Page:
Thiruvananthapuram: The Kerala Land Use draft policy which was formulated with the vision of ensuring food, water, housing and livelihood security to every citizen and sustaining ecos-ystem has been lying in cold storage for nearly 10 years.
The government is yet to publish the final version of the draft for putting it in the public domain and seeking input from the stakeholders. But with back-to-back floods wreaking havoc in the state and nearly 100 landslides resulting in heavy casualties this time, there is some movement on this front. The Land Use Board will soon submit a proposal to the government for publishing the revised land use policy. Land use commissioner A. Nizamudeen told this newspaper that as part of the revised policy, inputs will be sought from all stakeholders, including government departments and the public.
The government should look at the recommendations made in the draft policy earlier, including preparation of a master plan for land use in Kerala and obtaining all the data on land in Kerala as specified under the policy. A committee of experts will have to be constituted giving adequate representation to the civil society. The panel should be entrusted with preparing the master plan taking into account the population and demand growth for the next 25 years.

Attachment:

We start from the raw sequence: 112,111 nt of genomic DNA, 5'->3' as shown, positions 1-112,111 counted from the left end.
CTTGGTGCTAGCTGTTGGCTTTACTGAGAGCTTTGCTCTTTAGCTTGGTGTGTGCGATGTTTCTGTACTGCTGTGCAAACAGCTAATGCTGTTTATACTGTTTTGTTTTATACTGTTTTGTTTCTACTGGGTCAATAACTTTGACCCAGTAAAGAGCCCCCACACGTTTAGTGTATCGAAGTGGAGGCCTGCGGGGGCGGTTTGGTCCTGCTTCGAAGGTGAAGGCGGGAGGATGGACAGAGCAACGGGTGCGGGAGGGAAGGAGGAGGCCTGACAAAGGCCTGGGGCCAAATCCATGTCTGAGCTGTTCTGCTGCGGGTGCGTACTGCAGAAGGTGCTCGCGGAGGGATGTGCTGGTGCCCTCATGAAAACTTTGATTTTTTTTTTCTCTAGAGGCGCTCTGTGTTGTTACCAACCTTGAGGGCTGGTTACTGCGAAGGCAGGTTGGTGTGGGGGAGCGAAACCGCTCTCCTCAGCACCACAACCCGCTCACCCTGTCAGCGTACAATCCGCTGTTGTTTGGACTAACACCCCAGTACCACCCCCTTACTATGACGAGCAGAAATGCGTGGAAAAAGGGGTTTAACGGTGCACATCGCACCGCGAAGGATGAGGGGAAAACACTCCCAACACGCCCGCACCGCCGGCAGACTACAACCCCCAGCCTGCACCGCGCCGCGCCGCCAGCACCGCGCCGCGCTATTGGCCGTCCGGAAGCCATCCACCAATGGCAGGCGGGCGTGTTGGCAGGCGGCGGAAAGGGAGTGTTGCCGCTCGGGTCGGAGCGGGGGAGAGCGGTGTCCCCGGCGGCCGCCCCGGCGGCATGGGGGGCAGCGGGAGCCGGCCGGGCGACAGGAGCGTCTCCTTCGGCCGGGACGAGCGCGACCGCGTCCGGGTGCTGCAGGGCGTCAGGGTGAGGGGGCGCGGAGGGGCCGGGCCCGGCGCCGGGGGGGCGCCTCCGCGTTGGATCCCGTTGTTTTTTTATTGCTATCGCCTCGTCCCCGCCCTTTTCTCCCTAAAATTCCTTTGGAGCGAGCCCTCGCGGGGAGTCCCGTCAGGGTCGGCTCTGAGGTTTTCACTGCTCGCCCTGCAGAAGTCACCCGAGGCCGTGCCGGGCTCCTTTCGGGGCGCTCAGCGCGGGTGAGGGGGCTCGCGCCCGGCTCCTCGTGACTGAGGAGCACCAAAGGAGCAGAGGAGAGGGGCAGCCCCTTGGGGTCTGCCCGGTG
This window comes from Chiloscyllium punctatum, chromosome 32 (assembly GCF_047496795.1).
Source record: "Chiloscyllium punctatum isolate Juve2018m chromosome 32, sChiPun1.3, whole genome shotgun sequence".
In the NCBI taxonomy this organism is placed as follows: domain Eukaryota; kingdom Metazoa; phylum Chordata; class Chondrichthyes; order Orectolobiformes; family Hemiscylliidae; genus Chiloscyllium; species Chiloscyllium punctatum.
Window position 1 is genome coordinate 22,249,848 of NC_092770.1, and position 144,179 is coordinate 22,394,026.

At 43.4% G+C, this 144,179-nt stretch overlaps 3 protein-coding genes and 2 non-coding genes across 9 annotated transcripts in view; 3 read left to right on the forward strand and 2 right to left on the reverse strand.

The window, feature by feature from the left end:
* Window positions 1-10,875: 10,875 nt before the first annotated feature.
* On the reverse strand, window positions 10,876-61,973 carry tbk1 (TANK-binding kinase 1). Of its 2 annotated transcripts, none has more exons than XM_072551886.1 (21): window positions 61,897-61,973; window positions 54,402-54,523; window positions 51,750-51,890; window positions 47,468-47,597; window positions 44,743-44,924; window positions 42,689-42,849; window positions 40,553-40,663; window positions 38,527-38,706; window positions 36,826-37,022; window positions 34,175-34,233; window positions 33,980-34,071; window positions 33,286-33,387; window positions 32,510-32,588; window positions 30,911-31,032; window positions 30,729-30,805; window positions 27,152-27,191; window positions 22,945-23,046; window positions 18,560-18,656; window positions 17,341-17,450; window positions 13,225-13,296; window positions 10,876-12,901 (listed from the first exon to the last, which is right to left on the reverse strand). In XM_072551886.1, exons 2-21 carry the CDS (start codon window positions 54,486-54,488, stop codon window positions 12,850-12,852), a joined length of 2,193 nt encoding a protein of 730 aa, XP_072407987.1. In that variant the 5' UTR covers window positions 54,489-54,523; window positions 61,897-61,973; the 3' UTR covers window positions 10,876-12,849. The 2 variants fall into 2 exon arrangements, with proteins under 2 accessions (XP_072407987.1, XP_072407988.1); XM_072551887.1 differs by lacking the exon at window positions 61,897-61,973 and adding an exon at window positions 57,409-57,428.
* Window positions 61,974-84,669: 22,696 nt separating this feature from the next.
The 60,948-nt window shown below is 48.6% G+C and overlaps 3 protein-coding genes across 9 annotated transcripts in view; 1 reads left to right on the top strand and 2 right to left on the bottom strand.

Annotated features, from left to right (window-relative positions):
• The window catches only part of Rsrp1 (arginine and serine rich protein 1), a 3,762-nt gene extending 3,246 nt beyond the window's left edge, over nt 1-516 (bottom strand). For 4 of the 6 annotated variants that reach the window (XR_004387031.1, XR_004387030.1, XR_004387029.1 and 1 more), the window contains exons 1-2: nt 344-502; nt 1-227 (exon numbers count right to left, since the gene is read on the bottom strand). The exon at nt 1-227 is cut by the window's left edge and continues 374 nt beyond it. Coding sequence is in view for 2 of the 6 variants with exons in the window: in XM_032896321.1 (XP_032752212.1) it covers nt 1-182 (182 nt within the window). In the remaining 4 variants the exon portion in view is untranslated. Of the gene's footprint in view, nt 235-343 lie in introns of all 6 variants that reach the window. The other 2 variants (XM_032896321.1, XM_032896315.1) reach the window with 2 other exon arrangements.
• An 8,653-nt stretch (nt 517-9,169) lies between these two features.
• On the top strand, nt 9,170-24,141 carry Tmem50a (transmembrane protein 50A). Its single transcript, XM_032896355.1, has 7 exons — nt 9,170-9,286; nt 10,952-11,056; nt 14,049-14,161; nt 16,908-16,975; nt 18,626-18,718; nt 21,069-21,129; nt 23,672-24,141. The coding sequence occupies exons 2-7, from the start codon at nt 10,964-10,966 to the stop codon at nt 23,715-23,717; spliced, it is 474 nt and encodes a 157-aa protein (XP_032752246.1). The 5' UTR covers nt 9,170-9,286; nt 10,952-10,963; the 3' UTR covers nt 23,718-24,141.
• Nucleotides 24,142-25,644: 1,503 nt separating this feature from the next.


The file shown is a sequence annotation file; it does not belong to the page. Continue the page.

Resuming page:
Sridhar Radhakrishnan of Thanal said,“human activities have to be planned and organised which means they cannot be done just with some guidelines. We need a comprehensive land use policy which also looks at all regions, hills, plains and coastal areas separately,” he said.
Various acts, amendments and strategies will have to be worked out based on the comprehensive land use policy, he said.
The High Court and NGT have come down heavily on the state in the past for destruction of hills and unscientific quarrying and mining activities. A strategy to plan, use , manage and conserve land for agricultural, cultural , industrial and ecological purposes must be evolved. The draft land use policy had specific guidelines on waste management, construction, quarrying, non-conventional energy, housing, tourism, transport, roads and mining. It had also come out with far-reaching suggestions on rationing land for housing, agriculture and industry. It included strict environmental caveats attempting to boost food production and avert an eco catastrophe.